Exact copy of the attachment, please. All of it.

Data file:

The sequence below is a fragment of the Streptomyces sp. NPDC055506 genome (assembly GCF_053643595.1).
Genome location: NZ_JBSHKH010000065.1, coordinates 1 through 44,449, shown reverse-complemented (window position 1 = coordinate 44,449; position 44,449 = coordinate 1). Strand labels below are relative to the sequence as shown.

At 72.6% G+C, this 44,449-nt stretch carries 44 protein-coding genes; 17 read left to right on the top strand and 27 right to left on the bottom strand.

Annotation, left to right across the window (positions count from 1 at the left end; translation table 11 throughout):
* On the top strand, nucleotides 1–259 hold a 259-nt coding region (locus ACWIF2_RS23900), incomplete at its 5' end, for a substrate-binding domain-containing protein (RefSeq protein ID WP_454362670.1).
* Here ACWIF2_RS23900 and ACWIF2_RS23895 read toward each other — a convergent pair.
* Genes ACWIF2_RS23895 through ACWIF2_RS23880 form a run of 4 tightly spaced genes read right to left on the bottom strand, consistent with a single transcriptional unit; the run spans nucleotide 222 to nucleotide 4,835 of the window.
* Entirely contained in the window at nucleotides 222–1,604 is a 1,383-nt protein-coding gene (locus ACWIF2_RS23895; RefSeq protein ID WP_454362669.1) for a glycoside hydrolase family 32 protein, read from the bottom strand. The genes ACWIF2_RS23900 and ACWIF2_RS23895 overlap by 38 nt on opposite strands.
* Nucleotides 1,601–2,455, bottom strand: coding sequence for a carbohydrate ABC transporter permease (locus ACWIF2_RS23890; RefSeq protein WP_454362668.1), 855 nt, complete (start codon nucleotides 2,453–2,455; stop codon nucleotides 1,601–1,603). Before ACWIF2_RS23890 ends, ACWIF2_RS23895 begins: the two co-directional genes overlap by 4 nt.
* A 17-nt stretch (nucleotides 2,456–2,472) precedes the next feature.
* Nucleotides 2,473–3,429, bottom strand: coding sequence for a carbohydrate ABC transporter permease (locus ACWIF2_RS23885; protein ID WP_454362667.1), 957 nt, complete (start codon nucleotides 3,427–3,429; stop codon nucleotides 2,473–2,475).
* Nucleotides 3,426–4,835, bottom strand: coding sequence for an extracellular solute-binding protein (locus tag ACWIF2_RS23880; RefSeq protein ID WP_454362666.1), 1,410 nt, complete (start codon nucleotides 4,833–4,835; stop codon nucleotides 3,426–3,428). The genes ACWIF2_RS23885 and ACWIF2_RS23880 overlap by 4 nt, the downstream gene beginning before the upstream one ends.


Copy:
The sequence below is a fragment of the Streptomyces sp. NPDC055506 genome (assembly GCF_053643595.1).
Genome location: NZ_JBSHKH010000065.1, coordinates 1 through 44,449, shown reverse-complemented (window position 1 = coordinate 44,449; position 44,449 = coordinate 1). Strand labels below are relative to the sequence as shown.

At 72.6% G+C, this 44,449-nt stretch carries 44 protein-coding genes; 17 read left to right on the top strand and 27 right to left on the bottom strand.

Annotation, left to right across the window (positions count from 1 at the left end; translation table 11 throughout):
* On the top strand, nucleotides 1–259 hold a 259-nt coding region (locus ACWIF2_RS23900), incomplete at its 5' end, for a substrate-binding domain-containing protein (RefSeq protein ID WP_454362670.1).
* Here ACWIF2_RS23900 and ACWIF2_RS23895 read toward each other — a convergent pair.
* Genes ACWIF2_RS23895 through ACWIF2_RS23880 form a run of 4 tightly spaced genes read right to left on the bottom strand, consistent with a single transcriptional unit; the run spans nucleotide 222 to nucleotide 4,835 of the window.
* Entirely contained in the window at nucleotides 222–1,604 is a 1,383-nt protein-coding gene (locus ACWIF2_RS23895; RefSeq protein ID WP_454362669.1) for a glycoside hydrolase family 32 protein, read from the bottom strand. The genes ACWIF2_RS23900 and ACWIF2_RS23895 overlap by 38 nt on opposite strands.
* Nucleotides 1,601–2,455, bottom strand: coding sequence for a carbohydrate ABC transporter permease (locus ACWIF2_RS23890; RefSeq protein WP_454362668.1), 855 nt, complete (start codon nucleotides 2,453–2,455; stop codon nucleotides 1,601–1,603). Before ACWIF2_RS23890 ends, ACWIF2_RS23895 begins: the two co-directional genes overlap by 4 nt.
* A 17-nt stretch (nucleotides 2,456–2,472) precedes the next feature.
* Nucleotides 2,473–3,429, bottom strand: coding sequence for a carbohydrate ABC transporter permease (locus ACWIF2_RS23885; protein ID WP_454362667.1), 957 nt, complete (start codon nucleotides 3,427–3,429; stop codon nucleotides 2,473–2,475).
* Nucleotides 3,426–4,835, bottom strand: coding sequence for an extracellular solute-binding protein (locus tag ACWIF2_RS23880; RefSeq protein ID WP_454362666.1), 1,410 nt, complete (start codon nucleotides 4,833–4,835; stop codon nucleotides 3,426–3,428). The genes ACWIF2_RS23885 and ACWIF2_RS23880 overlap by 4 nt, the downstream gene beginning before the upstream one ends.